Advice for brides, April 1924, by Evelyn Dodge writing in Delineator.

 

 

 

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Beaded Roses in 1920’s Style

The stylized roses of the 1920’s are lovely, and putting just one on a simple dress can really make it look authentic.

A wedding dress with a single, large beaded rose at the hip. Butterick 6224 from October 1925. Delineator.

A wedding dress with a single, large beaded rose at the hip. Butterick 6224 from October 1925. Delineator. It would be equally attractive (and authentic) in black or gold beads on black satin, or white beads on pink, silver beads on pale blue, etc.

Butterick dress pattern 7047, beaded using transfer pattern 10472. Delineator, Sept. 1926.

The Robe de Style from 1926 has two spiraling beaded flowers on the skirt, and a band of beading on the cape-like collar. Butterick embroidery transfer 10472, on dress pattern 7047.

I’m not suggesting that you make a dress like this one for your first beading project:

Butterick 6227, October 1925.

Butterick 6227, October 1925.

However, here is the beading pattern that was used. It appeared in Delineator in May of 1925. It is Butterick embroidery design 10340.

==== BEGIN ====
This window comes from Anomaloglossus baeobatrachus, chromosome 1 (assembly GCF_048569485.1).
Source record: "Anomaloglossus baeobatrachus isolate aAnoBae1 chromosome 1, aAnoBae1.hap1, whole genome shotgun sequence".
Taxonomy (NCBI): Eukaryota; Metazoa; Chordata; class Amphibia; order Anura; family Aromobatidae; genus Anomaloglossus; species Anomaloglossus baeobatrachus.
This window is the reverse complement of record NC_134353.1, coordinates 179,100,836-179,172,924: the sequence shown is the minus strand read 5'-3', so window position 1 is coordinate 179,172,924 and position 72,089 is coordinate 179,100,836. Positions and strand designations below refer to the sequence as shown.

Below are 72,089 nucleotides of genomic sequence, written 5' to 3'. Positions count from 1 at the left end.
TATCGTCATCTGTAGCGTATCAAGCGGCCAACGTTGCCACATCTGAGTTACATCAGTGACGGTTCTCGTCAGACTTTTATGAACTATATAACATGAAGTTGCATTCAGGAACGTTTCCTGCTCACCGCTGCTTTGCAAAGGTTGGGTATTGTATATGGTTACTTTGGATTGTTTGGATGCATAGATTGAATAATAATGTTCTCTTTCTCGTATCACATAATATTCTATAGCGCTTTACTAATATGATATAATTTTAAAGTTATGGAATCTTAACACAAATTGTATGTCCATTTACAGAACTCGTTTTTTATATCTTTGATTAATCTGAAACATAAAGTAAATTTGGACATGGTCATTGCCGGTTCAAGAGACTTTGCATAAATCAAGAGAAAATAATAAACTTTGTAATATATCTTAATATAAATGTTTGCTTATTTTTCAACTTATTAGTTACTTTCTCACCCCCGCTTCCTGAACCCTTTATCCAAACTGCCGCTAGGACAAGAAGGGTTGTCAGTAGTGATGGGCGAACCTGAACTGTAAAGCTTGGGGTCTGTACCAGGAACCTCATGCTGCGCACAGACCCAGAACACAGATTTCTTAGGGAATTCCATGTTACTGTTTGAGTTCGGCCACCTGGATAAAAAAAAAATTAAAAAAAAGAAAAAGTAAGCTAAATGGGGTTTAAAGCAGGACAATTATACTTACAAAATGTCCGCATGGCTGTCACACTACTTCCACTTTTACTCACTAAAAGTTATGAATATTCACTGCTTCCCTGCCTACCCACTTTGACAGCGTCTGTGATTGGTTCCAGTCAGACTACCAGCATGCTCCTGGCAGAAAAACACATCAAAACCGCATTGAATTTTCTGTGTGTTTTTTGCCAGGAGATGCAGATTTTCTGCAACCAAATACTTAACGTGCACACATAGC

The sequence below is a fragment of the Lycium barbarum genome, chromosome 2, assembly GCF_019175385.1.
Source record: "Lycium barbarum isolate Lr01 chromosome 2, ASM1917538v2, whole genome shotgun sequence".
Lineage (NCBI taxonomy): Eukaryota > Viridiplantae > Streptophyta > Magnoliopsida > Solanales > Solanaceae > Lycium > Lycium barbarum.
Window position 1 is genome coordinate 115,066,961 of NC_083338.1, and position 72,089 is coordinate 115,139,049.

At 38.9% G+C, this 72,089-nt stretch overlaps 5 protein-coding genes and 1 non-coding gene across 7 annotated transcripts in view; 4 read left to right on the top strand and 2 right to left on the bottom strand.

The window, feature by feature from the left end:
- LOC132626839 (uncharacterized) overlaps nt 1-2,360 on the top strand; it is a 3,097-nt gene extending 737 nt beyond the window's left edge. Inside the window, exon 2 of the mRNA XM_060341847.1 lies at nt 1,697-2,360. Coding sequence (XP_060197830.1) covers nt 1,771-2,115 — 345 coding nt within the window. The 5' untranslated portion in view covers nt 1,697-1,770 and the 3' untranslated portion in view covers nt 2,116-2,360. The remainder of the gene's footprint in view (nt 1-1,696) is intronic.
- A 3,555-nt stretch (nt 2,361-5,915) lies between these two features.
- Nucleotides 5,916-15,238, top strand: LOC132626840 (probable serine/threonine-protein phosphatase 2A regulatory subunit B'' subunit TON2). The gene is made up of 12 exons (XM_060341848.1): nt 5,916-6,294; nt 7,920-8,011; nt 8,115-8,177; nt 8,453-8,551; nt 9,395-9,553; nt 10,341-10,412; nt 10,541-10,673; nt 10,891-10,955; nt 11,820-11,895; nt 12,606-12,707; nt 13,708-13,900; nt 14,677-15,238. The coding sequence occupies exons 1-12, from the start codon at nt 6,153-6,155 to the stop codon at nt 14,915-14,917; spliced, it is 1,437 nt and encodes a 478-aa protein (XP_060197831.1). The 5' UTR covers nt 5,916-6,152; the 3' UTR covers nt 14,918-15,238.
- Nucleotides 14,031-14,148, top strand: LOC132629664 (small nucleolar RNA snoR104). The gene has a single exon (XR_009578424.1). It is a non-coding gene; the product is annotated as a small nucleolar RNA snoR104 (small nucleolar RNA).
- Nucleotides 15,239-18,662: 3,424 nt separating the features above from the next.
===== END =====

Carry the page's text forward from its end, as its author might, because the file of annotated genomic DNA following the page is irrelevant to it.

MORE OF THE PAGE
Butterick beading transfer 10340 offered the stylized rose in several variations.

Butterick beading transfer 10340 offered the stylized rose in several variations — a single rose, a rose with tendrils, and the large repeating pattern used on wedding dress pattern  No. 6227.

Butterick transfer 10341, May 1925.

Butterick transfer 10340, May 1925. Work it in beads or in French knots.

You can actually count the beads. Putting a rose like the one in the center on the ends of a chiffon sash or the neckline of a dress would not really take very long. For that matter, you could do it in rhinestones on a T-shirt or in studs on the back of a leather jacket!

A photograph of one beaded rose. Delineator.

A photograph of one beaded rose. Delineator. A larger rose would take more beads or bigger beads.

In a smaller scale — or with bigger beads — this rose could also decorate the side of a cloche hat. You can play with designs, like this….

Top, the pattern turned sideways; bottom, used as a applique with two sets of tendrils.

Top, the pattern turned sideways; bottom, used as a applique with two sets of tendrils.

… Moving or combining them, enlarging them as needed. Sometimes an applique was beaded.

Here is another Butterick rose beading pattern:

Embroidery transfer

Embroidery transfer 10378, Delineator, October 1925.

Butterick embroidery transfer pattern 10378, October 1925. Delineator.

Butterick embroidery transfer pattern 10378, October 1925. Delineator. “For dresses, blouses, scarfs, coats, etc.”

It’s easy to envision the large motif embroidered on a pillowcase with a scalloped edge, but it would also be perfect beaded on the hem of a 1920’s chiffon dress, or even on the front and back panels of a wedding gown: